amboy dukes – baby please don’t go
the rats – rat’s revenge part 2
mouse and the traps – sometimes you just can’t win
A Tale of Two Cases. Most of you are familiar with the facts of the first case, as recounted by Justice Kennedy:
. . . officers of the Harris County Police Department were dispatched to a private residence in response to a reported weapons disturbance. They entered an apartment where one of the petitioners, John Geddes Lawrence, resided. . . The officers observed Lawrence and another man, Tyron Garner, engaging in a sexual act. The two petitioners were arrested, held in custody over night, and charged and convicted before a Justice of the Peace.
The relevant statute, Tex. Pen. Code Ann. § 21.06, declares that an offense is a Class C misdemeanor under Texas law, subject to a fine of up to $500. Lawrence and Garner were each assessed $200 fines.

The facts of the second case, as described by Justice Souter:
In March 1997, Petitioner Gail Atwater was driving her pickup truck in Lago Vista, Texas, with her 3-year-old son and 5-year-old daughter in the front seat. None of them was wearing a seatbelt. Respondent Bart Turek, a Lago Vista police officer at the time, observed the seatbelt violations and pulled Atwater over. According to Atwater’s complaint (the allegations of which we assume to be true for present purposes), Turek approached the truck and “yell[ed]” something to the effect of “[w]e’ve met before” and “[y]ou’re going to jail.” He then called for backup and asked to see Atwater’s driver’s license and insurance documentation, which state law required her to carry. Tex. Tran. Code Ann. §§521.025, 601.053 (1999). When Atwater told Turek that she did not have the papers because her purse had been stolen the day before, Turek said that he had “heard that story two-hundred times.”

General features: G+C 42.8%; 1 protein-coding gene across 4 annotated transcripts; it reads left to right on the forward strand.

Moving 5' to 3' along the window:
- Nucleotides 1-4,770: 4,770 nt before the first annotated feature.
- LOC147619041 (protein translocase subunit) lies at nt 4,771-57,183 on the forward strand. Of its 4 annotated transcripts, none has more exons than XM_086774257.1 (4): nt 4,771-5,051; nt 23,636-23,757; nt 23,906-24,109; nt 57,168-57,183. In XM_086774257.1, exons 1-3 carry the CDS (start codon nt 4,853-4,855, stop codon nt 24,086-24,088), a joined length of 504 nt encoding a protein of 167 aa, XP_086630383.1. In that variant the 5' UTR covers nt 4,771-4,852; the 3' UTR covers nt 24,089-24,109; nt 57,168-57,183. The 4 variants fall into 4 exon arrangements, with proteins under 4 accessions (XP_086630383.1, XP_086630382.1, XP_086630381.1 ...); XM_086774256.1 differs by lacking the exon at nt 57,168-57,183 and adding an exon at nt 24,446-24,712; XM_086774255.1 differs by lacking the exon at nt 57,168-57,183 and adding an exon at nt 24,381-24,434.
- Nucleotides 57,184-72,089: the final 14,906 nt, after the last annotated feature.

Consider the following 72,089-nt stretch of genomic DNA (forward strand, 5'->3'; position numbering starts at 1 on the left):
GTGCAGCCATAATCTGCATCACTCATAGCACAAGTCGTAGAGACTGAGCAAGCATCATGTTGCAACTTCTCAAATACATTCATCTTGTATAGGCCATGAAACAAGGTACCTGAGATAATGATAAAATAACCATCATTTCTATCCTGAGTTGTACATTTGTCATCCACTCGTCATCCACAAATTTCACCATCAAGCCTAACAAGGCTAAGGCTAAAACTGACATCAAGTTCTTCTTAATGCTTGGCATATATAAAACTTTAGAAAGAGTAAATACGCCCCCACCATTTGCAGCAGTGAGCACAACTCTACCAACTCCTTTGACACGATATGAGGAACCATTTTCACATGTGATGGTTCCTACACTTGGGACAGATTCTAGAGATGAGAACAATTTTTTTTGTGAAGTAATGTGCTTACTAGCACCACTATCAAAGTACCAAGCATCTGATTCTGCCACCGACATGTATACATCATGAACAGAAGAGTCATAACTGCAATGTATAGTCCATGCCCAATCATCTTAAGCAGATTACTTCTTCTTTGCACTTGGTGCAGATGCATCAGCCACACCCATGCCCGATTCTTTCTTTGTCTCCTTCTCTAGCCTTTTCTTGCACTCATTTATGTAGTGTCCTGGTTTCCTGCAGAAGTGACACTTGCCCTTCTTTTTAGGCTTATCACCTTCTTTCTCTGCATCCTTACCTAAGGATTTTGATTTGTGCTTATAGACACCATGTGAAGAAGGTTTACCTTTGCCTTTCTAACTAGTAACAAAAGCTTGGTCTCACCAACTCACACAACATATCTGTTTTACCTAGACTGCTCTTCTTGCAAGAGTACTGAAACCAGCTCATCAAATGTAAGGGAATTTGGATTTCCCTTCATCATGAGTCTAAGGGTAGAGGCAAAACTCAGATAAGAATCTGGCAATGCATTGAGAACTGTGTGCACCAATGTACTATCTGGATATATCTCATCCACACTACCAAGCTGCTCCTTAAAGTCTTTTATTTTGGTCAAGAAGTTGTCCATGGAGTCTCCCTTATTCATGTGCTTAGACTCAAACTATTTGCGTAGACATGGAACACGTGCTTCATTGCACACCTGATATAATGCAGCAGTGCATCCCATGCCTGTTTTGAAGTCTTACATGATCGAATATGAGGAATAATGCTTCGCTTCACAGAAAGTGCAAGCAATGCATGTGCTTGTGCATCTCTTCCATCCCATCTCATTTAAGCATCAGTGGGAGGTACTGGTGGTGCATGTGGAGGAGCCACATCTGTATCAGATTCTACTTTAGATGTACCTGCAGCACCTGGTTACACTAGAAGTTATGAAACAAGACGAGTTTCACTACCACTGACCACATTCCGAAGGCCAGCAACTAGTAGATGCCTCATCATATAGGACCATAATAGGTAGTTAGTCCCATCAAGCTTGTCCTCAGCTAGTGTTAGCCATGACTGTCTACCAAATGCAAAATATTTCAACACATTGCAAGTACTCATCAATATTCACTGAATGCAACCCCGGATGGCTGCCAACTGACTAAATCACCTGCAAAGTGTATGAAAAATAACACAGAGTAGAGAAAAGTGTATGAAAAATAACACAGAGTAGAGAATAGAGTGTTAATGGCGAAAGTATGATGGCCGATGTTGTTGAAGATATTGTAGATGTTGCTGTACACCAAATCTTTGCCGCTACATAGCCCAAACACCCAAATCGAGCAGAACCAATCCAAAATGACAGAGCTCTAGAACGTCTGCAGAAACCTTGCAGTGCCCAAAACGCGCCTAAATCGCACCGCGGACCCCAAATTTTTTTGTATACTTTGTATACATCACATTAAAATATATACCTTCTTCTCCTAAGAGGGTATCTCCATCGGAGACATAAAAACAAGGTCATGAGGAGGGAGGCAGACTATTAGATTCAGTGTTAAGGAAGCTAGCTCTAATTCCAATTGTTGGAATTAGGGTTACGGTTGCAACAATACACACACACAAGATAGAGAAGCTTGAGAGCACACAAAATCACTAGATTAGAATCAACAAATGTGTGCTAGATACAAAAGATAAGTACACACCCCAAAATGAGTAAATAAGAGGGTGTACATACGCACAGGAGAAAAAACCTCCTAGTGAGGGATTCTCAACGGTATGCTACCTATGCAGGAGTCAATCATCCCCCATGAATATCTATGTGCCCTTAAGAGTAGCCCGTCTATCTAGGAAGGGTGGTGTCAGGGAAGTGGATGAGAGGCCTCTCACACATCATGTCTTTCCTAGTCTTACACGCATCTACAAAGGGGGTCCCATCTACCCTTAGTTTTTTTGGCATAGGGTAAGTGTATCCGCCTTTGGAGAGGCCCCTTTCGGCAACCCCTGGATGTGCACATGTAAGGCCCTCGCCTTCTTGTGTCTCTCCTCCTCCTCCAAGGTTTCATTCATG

Atwater asked to take her “frightened, upset, and crying” children to a friend’s house nearby, but Turek told her, “[y]ou’re not going anywhere.” As it turned out, Atwater’s friend learned what was going on and soon arrived to take charge of the children. Turek then handcuffed Atwater, placed her in his squad car, and drove her to the local police station, where booking officers had her remove her shoes, jewelry, and eyeglasses, and empty her pockets. Officers took Atwater’s “mug shot” and placed her, alone, in a jail cell for about one hour, after which she was taken before a magistrate and released on $310 bond.

Atwater was charged with driving without her seatbelt fastened, failing to secure her children in seatbelts, driving without a license, and failing to provide proof of insurance. She ultimately pleaded no contest to the misdemeanor seatbelt offenses and paid a $50 fine; the other charges were dismissed.
[some citations omitted.] The original offense, driving without a fastened seat belt, is governed by Tex. Tran. Code Ann. §545.413 which provides a punishment of "a fine of not less than $25 or more than $50."

Disclaimer: Before I go on I believe I should add the requisite disclaimer that these laws are "uncommonly silly.”

So how did the Supreme Court view these cases? In the sodomy case, the Court found the Texas law an improper moral code that burdened a fundamental freedom. In the seat belt case, the Court found tossing a mother in jail for failing to fasten her seat belt was constitutional.

The Judges who voted with the majority in both cases: Kennedy and Souter.

Query: What if Texas were to pass a law requiring safe sex? I.e., no sodomy without condoms?